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Ontario wastewater testing shows 'sustained increase' in COVID-19 rates


Public health officials tracking prevalence of COVID-19 through municipal wastewater testing say they're seeing a "sustained increase" in the viral signal in a variety of locations across Ontario, a sign that the number of cases are on the rise.

The bump comes after the province rolled back mask mandates and other restrictions including capacity limits for many indoor spaces, and was dwarfed by the Omicron wave earlier this year.

But observers say it's too early to know whether to sound the alarm, pointing to measures that are expected to protect Ontario's population, including a high rate of vaccination.

"We are seeing a sustained increase in the signal we are receiving," said Dr. Barry Pakes, the medical health officer for York Region, north of Toronto.

"That’s expected but still concerning," he said.

In the Greater Toronto Area, parts of Toronto, York Region, as well as the cities of Oakville, Milton and Pickering show increases in the viral signal, according to public health dashboards. The signal is determined by testing for signs of COVID-19 that is secreted by infected people.

The viral signal hasn’t changed much in much of Durham Region and Peel Region, the dashboards show. And in Burlington, the signal is going down. The rate of testing varies from once a week to a few times a week, and could be showing a delayed result.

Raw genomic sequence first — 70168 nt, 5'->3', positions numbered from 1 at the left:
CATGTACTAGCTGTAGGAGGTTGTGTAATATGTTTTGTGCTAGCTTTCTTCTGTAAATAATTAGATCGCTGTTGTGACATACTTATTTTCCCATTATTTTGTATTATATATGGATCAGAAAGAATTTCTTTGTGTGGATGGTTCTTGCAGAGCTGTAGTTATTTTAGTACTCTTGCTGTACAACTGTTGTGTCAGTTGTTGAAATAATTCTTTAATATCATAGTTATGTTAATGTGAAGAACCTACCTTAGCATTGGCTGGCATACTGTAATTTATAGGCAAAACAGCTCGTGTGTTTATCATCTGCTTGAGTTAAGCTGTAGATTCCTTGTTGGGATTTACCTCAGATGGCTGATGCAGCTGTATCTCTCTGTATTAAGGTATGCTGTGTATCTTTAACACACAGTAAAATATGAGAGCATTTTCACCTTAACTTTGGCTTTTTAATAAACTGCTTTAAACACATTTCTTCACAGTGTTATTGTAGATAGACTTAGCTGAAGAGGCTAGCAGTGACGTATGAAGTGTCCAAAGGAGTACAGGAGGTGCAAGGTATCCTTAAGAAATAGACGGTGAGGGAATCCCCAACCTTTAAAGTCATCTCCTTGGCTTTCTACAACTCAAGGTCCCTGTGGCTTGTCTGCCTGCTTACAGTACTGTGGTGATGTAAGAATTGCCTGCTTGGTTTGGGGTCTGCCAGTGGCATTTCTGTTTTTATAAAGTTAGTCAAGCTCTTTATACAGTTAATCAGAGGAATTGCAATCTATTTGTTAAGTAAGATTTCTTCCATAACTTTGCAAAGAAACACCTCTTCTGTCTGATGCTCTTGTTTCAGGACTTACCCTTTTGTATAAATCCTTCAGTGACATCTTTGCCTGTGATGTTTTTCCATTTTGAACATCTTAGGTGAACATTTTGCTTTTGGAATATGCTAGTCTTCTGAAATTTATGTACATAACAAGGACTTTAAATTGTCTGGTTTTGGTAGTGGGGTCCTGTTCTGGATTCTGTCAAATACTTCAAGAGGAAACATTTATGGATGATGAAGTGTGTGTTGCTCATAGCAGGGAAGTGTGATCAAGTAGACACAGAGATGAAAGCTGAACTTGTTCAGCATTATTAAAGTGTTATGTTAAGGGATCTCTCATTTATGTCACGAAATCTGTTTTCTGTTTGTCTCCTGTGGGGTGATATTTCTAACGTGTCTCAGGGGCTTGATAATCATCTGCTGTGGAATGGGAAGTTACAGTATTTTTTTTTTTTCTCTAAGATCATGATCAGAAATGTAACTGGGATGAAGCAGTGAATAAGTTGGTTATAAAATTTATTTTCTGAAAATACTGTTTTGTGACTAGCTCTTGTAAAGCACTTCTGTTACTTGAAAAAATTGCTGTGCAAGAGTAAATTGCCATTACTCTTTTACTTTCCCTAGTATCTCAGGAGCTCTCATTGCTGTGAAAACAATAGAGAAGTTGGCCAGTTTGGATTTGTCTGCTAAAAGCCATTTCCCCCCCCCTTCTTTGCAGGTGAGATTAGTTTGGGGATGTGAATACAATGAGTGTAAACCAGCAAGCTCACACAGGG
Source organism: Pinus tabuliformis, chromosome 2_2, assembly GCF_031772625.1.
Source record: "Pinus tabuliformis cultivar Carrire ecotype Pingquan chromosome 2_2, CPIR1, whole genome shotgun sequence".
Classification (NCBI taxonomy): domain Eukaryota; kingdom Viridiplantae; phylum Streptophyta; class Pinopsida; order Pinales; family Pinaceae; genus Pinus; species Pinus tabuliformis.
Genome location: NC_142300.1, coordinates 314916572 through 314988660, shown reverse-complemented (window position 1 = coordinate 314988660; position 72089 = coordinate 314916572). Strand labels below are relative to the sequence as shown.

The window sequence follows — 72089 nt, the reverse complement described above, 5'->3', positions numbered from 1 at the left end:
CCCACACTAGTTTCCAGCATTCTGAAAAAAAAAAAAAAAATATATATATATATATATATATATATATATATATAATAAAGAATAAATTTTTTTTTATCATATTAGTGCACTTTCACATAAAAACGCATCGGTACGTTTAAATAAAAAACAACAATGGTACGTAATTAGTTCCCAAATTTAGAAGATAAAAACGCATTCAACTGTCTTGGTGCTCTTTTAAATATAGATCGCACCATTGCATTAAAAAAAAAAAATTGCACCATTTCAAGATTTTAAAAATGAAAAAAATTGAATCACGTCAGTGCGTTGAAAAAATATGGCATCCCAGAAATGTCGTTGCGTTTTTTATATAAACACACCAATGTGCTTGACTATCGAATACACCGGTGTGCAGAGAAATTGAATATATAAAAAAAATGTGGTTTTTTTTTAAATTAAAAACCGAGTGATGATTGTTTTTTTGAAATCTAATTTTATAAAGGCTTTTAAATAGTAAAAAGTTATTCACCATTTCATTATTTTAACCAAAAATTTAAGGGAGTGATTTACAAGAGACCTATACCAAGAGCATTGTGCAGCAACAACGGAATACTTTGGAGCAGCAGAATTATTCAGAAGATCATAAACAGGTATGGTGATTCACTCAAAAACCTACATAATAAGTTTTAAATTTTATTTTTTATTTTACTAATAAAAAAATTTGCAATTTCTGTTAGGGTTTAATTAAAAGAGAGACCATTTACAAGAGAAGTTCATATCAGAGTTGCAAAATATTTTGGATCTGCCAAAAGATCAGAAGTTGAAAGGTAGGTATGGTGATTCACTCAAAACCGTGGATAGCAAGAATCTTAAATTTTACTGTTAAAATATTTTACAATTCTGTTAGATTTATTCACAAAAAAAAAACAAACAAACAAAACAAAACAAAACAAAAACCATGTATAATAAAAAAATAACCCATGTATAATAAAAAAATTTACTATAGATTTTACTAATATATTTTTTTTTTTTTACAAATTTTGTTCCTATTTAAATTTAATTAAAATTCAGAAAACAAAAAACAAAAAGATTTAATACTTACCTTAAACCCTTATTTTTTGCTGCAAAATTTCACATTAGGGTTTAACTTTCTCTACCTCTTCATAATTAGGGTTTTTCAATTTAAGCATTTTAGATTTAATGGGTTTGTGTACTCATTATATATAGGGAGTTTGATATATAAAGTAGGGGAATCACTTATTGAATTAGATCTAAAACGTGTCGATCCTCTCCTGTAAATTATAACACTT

But modelling by Ontario’s Science Advisory Table released last week suggests that the caseload is starting to increase provincewide, with estimates that the increased viral load detected in our water amounts to about 28,000 active cases, doubling in about six days.

"We are definitely in exponential growth. About 50 per cent of the public health units that are testing show exponential growth," said Dr. Peter Juni, the scientific director of Ontario's science table.

Juni pointed to eliminated restrictions on March 1, when the province removed a requirement to be vaccinated and removed capacity limits in most indoor settings.

“The task will be to take it a little bit slow. Keep masking if in doubt, and don’t increase your contacts too much,” Juni said.

Mask mandates were removed on Monday, but it’s likely that those changes haven’t yet been accounted for in the data, said Dr. Eric Arts, a Canada Research Chair in HIV Pathogenesis and Viral Control at Western University.

“I think March Break, coming up, is going to be a telltale sign of how much the wastewater signal will increase and I hope it doesn’t increase a lot, but I suspect that it will,” he said.

Dr. Vinita Dubey, Toronto’s Associate Medical Officer of Health, said the increase is expected after any reduction in restrictions, but it must be kept in perspective.

“As we remove some restrictions Omicron will spread. Now what we do know is that it is a less severe infection especially among those that are vaccinated,” she said.

The regions that are DNA testing their wastewater samples are seeing a new strain gaining ground.

“It is more than 50 per cent BA.2 which is an Omicron variant variant, which is not more dangerous per se, but significantly more transmissible,” Pakes said. Top Stories

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